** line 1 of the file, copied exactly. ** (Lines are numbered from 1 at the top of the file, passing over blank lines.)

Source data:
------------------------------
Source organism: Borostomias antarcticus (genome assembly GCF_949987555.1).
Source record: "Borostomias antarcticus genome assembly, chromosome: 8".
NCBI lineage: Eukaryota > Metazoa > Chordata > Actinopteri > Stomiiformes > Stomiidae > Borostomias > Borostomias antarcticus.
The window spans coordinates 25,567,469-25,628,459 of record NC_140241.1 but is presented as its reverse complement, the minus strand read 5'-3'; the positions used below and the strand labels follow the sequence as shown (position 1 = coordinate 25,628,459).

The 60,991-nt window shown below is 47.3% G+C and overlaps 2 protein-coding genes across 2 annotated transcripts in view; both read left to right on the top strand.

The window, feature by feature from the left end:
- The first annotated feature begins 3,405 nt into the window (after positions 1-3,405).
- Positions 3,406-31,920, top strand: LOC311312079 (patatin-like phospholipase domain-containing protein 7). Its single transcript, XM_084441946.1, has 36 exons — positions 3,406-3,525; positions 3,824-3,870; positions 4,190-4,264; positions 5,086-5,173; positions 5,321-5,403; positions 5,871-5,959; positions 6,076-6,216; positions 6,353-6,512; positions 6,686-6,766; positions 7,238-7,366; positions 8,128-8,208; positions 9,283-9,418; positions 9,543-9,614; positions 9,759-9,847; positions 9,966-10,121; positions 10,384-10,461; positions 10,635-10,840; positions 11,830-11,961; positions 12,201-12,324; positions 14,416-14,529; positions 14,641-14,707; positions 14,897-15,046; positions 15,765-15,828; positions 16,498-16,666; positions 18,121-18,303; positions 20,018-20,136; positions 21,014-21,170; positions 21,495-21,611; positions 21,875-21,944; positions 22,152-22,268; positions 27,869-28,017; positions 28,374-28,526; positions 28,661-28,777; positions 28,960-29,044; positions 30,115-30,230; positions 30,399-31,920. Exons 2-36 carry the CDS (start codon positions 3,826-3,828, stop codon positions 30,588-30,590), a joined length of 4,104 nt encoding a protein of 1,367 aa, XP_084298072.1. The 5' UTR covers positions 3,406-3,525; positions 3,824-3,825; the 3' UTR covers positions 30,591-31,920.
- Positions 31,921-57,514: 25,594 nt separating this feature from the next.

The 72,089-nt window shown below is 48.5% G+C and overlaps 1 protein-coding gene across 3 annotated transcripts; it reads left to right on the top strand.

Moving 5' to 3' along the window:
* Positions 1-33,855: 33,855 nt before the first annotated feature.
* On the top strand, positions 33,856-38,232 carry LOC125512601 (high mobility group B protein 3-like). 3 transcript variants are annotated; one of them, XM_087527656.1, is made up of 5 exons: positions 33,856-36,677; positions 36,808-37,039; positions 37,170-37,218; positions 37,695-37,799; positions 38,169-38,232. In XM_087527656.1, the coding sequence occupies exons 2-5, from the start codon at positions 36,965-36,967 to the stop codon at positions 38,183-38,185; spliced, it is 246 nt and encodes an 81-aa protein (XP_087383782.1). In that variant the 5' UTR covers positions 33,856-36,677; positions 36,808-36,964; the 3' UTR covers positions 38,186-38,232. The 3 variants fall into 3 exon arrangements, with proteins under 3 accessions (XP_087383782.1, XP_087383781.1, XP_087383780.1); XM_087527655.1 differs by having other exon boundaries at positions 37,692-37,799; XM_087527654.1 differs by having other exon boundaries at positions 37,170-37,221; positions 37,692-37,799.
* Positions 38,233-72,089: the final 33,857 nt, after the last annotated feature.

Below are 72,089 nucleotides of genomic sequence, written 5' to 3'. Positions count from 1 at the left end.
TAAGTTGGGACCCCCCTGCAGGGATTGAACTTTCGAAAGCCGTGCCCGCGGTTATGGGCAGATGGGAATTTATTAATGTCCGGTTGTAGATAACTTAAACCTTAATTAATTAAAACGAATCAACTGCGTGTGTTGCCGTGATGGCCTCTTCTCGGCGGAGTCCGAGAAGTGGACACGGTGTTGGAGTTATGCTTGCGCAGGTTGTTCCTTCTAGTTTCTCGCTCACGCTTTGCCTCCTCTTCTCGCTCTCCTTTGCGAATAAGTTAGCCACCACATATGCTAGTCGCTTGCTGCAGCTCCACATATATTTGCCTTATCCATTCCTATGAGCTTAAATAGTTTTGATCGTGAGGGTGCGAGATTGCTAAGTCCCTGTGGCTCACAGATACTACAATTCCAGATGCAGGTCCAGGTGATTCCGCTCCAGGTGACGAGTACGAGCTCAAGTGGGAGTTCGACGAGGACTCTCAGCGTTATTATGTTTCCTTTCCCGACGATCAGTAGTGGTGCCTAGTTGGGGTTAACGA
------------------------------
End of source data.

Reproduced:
Source organism: Borostomias antarcticus (genome assembly GCF_949987555.1).